Research Initiation Award: Mechanisms of CO2 Adsorption in Amine-immobilized Porous Materials
The Historically Black Colleges and Universities-Undergraduate Program (HBCU-UP) Research Initiation Awards (RIAs) provide support to STEM faculty at HBCUs to pursue research at their home institution, at an NSF-funded Center, at a research intensive institution or at a national laboratory. The RIA projects are expected to help further the faculty member's research capability and effectiveness, to improve research and teaching at their home institution, and to involve undergraduate students in research experiences. With support from the National Science Foundation, Fayetteville State University (FSU), will conduct research aimed at addressing one of the most pressing environmental concerns of our age: the escalating level of atmospheric carbon dioxide (CO2), which is a major greenhouse gas largely correlated to the combustion of fossil fuels. For the foreseeable future, it seems that the ever-growing energy demand will most likely necessitate more consumption of these indispensable sources of energy. Therefore, it is strategically important to develop technologies for Carbon Capture, Usage and Storage (CCUS). Currently, aqueous amine solution is the most advanced technology for carbon capture. However, the use of aqueous amine solution suffers from several significant drawbacks, including apparatus corrosion and high regeneration cost. These disadvantages can be alleviated if we graft amine into porous solid matrix instead of mixing with water. This project aims at developing novel amine-grafted porous organic polymers for efficient carbon capture. We expect two major benefits for our designed materials: one is noncorrosive. Amines are grafted inside the porous solid matrix without direct contact the apparatus. The other is energy efficient. Water has one of the highest heat capacities. It costs a lot more energy to heat aqueous solution than porous solid in a temperature swing process. The successful implementation of this proposed research will enhance our international competitiveness in carbon capture technology.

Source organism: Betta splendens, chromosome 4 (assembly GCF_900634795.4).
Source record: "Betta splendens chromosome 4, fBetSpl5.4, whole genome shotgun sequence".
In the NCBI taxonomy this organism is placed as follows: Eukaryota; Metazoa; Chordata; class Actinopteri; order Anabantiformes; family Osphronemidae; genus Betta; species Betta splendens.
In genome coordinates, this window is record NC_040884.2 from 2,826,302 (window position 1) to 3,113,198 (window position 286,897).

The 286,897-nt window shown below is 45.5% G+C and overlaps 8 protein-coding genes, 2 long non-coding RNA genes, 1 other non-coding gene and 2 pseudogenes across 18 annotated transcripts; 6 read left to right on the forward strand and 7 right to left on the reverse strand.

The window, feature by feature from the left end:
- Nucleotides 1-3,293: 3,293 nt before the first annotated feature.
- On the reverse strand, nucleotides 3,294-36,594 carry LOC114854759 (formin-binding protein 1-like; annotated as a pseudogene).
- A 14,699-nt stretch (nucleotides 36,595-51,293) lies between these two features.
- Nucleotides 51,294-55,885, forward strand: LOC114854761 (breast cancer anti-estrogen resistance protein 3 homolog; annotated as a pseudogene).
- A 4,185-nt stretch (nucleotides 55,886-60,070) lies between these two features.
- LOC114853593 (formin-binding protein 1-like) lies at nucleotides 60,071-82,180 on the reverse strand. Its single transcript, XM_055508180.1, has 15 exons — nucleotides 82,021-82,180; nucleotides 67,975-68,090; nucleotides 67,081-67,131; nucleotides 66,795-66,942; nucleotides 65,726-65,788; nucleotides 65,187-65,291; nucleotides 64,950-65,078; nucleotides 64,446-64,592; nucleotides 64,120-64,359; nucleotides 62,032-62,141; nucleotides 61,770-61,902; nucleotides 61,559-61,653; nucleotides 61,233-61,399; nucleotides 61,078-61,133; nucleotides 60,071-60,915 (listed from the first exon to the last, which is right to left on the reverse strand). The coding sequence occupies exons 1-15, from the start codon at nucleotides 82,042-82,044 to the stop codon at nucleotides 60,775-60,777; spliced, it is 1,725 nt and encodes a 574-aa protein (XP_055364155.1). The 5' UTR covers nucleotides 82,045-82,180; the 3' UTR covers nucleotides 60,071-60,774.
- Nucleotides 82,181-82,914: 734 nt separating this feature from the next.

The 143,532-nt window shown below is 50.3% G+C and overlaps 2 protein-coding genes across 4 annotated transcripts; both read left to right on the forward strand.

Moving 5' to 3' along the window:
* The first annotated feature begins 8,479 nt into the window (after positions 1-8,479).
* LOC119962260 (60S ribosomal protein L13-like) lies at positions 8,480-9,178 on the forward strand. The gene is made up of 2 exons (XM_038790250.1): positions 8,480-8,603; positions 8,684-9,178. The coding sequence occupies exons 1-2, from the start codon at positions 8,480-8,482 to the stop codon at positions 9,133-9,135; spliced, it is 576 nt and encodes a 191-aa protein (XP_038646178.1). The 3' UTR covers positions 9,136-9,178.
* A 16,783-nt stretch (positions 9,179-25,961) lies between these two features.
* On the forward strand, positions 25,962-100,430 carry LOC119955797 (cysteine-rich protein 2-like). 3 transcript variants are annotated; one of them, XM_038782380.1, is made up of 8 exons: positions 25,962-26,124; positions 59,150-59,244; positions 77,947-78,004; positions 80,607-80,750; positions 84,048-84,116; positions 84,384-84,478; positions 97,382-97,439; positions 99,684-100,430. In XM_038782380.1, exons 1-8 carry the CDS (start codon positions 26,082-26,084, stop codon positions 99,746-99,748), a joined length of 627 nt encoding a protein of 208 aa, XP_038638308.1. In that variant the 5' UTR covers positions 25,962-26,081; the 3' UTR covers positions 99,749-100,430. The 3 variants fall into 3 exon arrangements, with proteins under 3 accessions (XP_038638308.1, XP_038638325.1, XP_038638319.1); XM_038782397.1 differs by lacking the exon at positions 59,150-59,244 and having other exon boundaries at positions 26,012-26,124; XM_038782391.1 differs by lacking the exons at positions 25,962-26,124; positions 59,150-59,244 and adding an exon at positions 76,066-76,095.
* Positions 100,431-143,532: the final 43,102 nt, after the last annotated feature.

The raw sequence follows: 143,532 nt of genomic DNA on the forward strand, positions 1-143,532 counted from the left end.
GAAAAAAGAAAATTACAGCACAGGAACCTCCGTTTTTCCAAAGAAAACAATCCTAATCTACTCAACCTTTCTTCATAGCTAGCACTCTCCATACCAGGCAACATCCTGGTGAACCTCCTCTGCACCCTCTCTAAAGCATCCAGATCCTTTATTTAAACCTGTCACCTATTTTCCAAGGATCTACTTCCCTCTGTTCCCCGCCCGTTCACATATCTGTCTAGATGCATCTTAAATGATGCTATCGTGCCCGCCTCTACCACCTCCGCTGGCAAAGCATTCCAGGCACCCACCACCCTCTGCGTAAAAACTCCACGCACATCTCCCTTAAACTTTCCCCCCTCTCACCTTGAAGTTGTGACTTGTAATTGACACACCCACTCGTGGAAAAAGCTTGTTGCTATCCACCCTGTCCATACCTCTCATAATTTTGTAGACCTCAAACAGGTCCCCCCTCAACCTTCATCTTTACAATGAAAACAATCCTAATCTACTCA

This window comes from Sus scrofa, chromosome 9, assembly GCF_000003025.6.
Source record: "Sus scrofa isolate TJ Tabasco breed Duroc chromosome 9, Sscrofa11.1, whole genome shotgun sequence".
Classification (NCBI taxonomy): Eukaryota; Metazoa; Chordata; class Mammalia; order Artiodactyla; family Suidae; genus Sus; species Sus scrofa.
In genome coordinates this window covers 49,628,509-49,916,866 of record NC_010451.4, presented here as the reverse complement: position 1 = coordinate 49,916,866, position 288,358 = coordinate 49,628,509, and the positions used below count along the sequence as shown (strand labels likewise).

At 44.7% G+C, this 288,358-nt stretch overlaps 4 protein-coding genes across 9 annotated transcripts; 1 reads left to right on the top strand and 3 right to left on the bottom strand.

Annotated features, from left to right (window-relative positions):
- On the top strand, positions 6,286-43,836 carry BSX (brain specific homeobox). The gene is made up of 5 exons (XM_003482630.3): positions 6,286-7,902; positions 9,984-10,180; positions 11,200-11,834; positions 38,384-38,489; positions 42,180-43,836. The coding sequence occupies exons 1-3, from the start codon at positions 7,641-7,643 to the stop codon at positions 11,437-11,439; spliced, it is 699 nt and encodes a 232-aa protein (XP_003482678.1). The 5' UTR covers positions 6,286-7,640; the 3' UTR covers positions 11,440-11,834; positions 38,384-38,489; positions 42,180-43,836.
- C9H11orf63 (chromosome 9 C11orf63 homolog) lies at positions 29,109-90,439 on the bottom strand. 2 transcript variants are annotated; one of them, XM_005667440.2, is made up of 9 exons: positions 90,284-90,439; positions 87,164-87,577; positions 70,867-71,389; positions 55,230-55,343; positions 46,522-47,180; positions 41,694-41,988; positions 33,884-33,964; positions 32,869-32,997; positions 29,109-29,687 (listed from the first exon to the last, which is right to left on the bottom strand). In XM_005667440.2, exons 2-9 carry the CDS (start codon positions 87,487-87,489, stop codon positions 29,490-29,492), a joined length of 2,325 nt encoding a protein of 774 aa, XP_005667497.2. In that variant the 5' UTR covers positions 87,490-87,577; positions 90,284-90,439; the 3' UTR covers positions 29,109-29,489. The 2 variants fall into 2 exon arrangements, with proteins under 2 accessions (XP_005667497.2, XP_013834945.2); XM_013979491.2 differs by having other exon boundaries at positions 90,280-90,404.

The scientific challenges for amine-grafted porous materials to become an economically viable technology for carbon capture are their CO2 loading, recyclability, and manufacturing costs. The better understanding of adsorption-desorption mechanisms of CO2 in amine-grafted porous materials is one of the key factors which will help us design and synthesize such materials to reach maximum CO2 loading with optimized energy efficiency. We propose several strategies to build porous polymeric platforms to study the structure-property correlations between amines and CO2 molecules. First, we build anchors in the porous platforms, then we use these anchors to attach amines of different lengths. The number of amines that could be incorporated is largely dependent upon the number of installed anchors; therefore, high concentration and even distribution of anchors inside the porous platforms ensure the maximum amine loading afterwards. The proposed research will advance our understanding of the CO2 adsorption-desorption mechanisms in amine-grafted porous materials at the molecular level. The knowledge generated will guide the development of such materials of high CO2 loading with optimized energy efficiency. The proposed research will also allow the PI to work with two to three undergraduate researchers each year over a three-year course. All of them will obtain extensive training in experimental design and implementation, data collection and analysis, results presentation and publication, etc. Such experiences will boost their competency and prepare them for graduate schools or professional workforces.
This award reflects NSF's statutory mission and has been deemed worthy of support through evaluation using the Foundation's intellectual merit and broader impacts review criteria.